Roberto Matta

All Things Are Changing in All Dimensions

Curated by Dan Nadel and Cornelius Tittel
May 18 – June 29, 2024
Los Angeles

Dan Nadel and Cornelius Tittel
On Roberto Matta: Saturday, May 18, 4pm
More information here

Opening reception: Saturday, May 18, 6–8pm

BLUM is pleased to present All Things Are Changing in All Dimensions, an exhibition of rarely seen drawings, sculptures, and paintings spanning early 1950s to late 1990s by Roberto Matta. Curated by Dan Nadel and Cornelius Tittel, this is Matta’s first Los Angeles exhibition in over twenty years. 

Roberto Matta was born in Chile and found his artistic destiny in 1930s Paris. A trained architect working in the studio of Le Corbusier, his paintings won over André Breton, who, in 1937, invited him to join the original surrealist movement. Relocating to New York City in the 1940s, he became the city’s link to historical surrealism, being a naturally loquacious artist and one of the few English-speaking émigrés in the community. Matta was a friend as well as a major inspiration to Robert Motherwell, Jackson Pollock, and Arshile Gorky, among others. He remained a supporter of other artists, encouraging Peter Saul and William Copley, while influencing the likes of Karl Wirsum and Carroll Dunham. Matta first explored Los Angeles in 1948 while showing at his friend William Copley’s eponymous gallery. Half a century later, the city hosted his 2001 retrospective at the Museum of Contemporary Art.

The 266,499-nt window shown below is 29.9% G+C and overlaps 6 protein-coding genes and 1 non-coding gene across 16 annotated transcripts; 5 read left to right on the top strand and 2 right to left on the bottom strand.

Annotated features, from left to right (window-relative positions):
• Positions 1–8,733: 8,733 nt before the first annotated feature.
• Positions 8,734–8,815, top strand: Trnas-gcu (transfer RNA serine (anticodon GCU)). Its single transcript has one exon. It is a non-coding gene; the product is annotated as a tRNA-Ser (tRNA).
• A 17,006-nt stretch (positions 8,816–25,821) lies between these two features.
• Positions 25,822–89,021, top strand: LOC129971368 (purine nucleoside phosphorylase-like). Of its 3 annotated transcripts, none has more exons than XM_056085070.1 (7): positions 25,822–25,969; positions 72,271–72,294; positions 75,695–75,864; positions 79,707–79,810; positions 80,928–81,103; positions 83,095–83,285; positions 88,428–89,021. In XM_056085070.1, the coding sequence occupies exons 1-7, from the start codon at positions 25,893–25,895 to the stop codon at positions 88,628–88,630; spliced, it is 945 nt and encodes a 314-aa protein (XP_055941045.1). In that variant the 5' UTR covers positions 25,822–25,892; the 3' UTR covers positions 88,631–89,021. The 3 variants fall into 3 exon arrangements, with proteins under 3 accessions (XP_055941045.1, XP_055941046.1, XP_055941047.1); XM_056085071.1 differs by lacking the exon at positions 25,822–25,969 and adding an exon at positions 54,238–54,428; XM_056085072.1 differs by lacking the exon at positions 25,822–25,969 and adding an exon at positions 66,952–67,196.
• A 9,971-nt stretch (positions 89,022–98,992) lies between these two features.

Developing a language that he felt could capture the mutability of space and time as it appears in our shifting consciousness, he went on to investigate artistic galaxies no painter had traveled to before with decidedly cinematic works that foreshadowed the look and feel of science fiction and fantasy film spectaculars. His drawing practice happened across Paris, New York, Rome, and wherever he found himself. Each work was usually drawn in a single improvised session and considered complete; he rarely made drawings to plan paintings. Matta was attempting to think those thoughts about space and time on the page (or painting) itself, imagining the madness, irrationality, eros, horror, and beauty of life through matrices of the unnamable.

In the 1950s, Matta developed his “vitreurs”—humanoids, seemingly made of glass, enacting rituals and behaviors in quasi-geometric arrangements of planes and transparent color forms. In the 1960s, Matta began drawing narrative images of protests, state violence, and revolution, and, later, sequences of images that imagine his beings—not so different from the beings he sculpted—engaged in debates, sex, transformation, and dance. These later humanoids increasingly resembled the fluid and life-like beings Matta would make in terracotta. This exhibition includes eight sculptures, seven of which have never been exhibited. These totemic objects populated his various homes like a civilization of his own making. Up until his last year, Matta continued innovating his formal language—composing horizontal spaces out of rectangular cubes and blending those with earthen spaces. His final and never-before-exhibited paintings, on view in the Garden Gallery, bring Matta back to his roots as an architect, imagining exploded geodesic polygons forming and unforming amidst a universe on the verge.